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1, 4 September 2008 ISSN 1944-8120

This is a PDF version of PECKHAMIA 1(2): 30-31, May 1977. Pagination of the original document has been retained.



During the course of a recent investigation on night-active spiders in a citrus orchard, I was able to observe the
nocturnal behavior of those spiders which do their hunting by day. These included two well-known jumping spiders:
Phidippus johnsoni (Peckham 1883), and the common but as yet nameless Californian Thiodina, sp. Phidippus, as
might be expected, spends the nights in the familiar heavy silk retreat, with multiple entrances, constructed in a
curled leaf or some other enclosed spot. In contrast, Thiodina displays a curious habit which I have not seen reported
in the literature, that is, they hang upside down for the entire night by a length of dragline several inches long, which
is securely anchored to the foliage. All stages of Thiodina, from babies to adults, are almost invariably found in this
position from the onset of darkness to the return of some daylight in the morning. I have even seen them, on
occasion, hanging by their threads in the evening, still finishing up their last meal of the day. Interestingly, the same
night-hanging habit is shared in the orchard by two other day-active spiders: the yellow crab Misumenops lepidus
(Thorell), and the brown lynx Oxyopes scalaris Hentz.

I cannot imagine any reasonable explanation for this hanging behavior, except defense. The day-hunting spiders,
which depend upon vision, are at a marked disadvantage relative to any large, night-hunting predator, in particular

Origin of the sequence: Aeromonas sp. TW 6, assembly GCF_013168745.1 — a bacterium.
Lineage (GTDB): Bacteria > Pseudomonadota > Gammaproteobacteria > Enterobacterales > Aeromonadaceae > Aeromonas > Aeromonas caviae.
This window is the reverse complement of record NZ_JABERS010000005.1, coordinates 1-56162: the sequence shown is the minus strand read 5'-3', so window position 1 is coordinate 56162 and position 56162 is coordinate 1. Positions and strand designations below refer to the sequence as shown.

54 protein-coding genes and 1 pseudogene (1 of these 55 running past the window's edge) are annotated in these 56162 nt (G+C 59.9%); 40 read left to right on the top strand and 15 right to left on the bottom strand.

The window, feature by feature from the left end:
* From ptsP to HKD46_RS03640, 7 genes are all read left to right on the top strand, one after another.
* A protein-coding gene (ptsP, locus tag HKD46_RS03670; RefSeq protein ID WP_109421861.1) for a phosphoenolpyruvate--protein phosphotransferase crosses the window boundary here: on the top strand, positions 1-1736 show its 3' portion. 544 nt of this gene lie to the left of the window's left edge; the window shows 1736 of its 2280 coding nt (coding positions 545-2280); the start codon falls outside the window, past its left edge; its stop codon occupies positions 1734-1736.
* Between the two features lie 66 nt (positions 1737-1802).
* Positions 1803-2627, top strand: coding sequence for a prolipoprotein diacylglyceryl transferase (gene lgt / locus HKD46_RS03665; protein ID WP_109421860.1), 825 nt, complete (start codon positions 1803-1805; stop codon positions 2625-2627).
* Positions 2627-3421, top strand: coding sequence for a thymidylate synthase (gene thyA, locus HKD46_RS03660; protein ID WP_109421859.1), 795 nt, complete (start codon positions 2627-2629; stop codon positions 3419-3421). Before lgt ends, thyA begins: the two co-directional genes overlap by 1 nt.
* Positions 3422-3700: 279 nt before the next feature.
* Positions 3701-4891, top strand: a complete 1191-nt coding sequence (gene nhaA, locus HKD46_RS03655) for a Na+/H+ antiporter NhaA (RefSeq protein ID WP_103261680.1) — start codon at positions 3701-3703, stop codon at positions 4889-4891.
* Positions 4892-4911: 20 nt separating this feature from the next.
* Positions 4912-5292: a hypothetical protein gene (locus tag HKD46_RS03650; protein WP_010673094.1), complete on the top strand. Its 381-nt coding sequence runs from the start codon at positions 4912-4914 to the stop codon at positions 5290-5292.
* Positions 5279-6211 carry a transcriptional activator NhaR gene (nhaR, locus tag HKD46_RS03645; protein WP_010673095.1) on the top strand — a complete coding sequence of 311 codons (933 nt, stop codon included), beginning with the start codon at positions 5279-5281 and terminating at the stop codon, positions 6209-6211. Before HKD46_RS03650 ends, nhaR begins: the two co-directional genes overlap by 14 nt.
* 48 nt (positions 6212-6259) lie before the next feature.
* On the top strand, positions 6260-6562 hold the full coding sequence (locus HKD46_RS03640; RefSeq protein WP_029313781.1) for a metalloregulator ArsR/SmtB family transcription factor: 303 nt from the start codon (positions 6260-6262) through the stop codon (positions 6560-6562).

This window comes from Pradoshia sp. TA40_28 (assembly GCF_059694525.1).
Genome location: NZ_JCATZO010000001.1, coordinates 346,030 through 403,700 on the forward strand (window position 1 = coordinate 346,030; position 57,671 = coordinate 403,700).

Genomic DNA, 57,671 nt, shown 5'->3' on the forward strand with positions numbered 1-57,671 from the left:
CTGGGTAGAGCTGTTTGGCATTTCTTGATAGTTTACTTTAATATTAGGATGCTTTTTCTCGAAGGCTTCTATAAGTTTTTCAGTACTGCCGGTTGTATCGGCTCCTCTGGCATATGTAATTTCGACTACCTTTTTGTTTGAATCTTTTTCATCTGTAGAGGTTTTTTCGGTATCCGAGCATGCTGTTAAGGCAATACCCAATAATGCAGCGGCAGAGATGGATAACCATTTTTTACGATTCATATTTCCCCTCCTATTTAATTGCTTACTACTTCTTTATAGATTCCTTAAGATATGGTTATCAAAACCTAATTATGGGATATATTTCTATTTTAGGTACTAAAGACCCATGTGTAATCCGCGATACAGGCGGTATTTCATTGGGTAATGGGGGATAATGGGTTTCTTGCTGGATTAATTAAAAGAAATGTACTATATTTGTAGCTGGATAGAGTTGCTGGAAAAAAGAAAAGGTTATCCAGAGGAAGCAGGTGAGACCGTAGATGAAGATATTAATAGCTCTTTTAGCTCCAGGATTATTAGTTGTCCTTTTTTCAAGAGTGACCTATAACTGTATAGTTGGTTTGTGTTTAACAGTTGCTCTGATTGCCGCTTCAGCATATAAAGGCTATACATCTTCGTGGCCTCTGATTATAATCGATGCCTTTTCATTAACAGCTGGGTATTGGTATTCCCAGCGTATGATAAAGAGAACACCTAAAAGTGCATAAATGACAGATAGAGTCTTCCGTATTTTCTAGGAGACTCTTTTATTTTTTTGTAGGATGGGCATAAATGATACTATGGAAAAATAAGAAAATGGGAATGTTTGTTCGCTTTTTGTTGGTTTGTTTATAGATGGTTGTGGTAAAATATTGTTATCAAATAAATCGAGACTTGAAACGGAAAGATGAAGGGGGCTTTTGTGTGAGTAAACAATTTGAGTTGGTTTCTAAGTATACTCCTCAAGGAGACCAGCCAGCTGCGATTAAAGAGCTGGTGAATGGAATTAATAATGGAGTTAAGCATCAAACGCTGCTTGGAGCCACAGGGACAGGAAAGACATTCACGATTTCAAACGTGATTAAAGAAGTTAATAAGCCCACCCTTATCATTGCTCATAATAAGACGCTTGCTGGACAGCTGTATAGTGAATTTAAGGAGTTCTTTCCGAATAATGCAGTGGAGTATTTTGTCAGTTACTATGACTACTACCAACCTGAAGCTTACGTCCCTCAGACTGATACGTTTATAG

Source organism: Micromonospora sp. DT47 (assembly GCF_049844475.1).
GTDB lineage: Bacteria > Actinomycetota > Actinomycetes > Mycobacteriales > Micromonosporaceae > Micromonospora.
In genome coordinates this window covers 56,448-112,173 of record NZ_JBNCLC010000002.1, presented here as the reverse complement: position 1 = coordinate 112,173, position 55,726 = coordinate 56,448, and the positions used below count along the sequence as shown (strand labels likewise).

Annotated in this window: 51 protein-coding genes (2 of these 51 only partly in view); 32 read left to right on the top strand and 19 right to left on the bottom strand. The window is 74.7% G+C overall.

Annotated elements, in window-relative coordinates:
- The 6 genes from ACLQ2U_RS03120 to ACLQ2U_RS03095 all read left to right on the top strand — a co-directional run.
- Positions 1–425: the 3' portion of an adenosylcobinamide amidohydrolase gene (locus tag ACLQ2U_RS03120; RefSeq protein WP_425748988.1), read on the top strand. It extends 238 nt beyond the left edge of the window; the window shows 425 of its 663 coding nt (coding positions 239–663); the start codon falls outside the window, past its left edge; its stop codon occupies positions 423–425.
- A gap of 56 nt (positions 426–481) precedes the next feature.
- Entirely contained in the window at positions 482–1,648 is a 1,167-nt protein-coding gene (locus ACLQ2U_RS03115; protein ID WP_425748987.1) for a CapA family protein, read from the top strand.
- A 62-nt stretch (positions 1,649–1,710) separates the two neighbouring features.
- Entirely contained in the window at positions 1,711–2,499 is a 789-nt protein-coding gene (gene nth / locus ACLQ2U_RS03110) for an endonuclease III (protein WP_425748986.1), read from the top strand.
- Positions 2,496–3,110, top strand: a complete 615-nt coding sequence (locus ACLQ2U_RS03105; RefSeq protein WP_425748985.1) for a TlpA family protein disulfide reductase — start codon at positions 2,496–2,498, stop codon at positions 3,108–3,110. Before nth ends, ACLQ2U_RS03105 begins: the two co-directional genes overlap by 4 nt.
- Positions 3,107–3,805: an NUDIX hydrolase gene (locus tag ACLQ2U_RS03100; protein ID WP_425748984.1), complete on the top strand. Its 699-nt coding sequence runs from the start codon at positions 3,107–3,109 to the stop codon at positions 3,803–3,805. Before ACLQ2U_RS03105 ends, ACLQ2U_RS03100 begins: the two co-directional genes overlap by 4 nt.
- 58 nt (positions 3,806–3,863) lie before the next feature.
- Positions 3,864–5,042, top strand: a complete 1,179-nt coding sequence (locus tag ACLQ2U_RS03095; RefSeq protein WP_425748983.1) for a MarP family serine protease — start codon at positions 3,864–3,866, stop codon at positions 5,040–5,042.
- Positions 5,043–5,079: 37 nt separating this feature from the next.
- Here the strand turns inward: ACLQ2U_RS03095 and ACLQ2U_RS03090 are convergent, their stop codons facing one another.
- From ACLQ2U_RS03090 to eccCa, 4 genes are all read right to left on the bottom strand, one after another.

the long-legged arboreal Clubionidae and their relatives. One of the clubionids, Trachelas pacificus Chamberlin & Ivie,
is an abundant night-hunter in the orchard, and although the hanging behavior obviously did not evolve specifically in
citrus orchards, similar spiders are found in almost every bushy or forest habitat. Since spiders are a favorite food of
at least Trachelas and undoubtedly most other related spiders, they would be expected to exert considerable pressure
on the diurnal wanders. The hanging is an excellent defense. All the hanging spider need do is drop as soon as
anything disturbs the dragline. The clubionids, which need to contact a prey to find it, are not likely, wandering at
random in the three-dimensional maze of foliage, to quickly find the prey a second time. Meanwhile, the day-spider
has plenty of time to anchor another dragline and hang safely, waiting for the next alarm. Just this type of reaction
was observed for a medium-sized Misumenops, which actually had a dragline anchored at two spots. When a
Trachelas came into contact with the thomisid dragline, it attempted to move out across it. This quite commonly
occurs on the numerous draglines that are left by nearly all wandering spiders as they move about in the foliage, each
one using the bridges left by the others as they move from branch to branch. This time, however, the crab spider
quickly broke the line, and was left hanging from one end, safe from the Trachelas on the other. I do not know if this


is 100% effective, nor how it compares to the alternate defensive strategy used by Phidippus, i.e. heavy silk retreats,
but it is interesting to note that the only spider observed to have fallen prey to a Trachelas was a smaller Trachelas.

In addition to the defensive advantage gained by the hanging spider, this behavior offers a practical tool to the
araneologist fanatic enough to spend his nights in the field. Hanging spiders are, with the aid of a flashlight, much
easier to find than the same spiders wandering around the foliage during the day. Indeed, I have found this method of
sampling to be far superior to the traditional beating or day-search methods, for the three species which have this
habit. The principal disadvantage is the inability to conduct comparative studies with non-hanging spiders such as
Phidippus johnsoni. However, in view of the fact that three spiders from three different families were observed to
night-hang, it seems likely that many other species will be found to exhibit the same or similar behavior.

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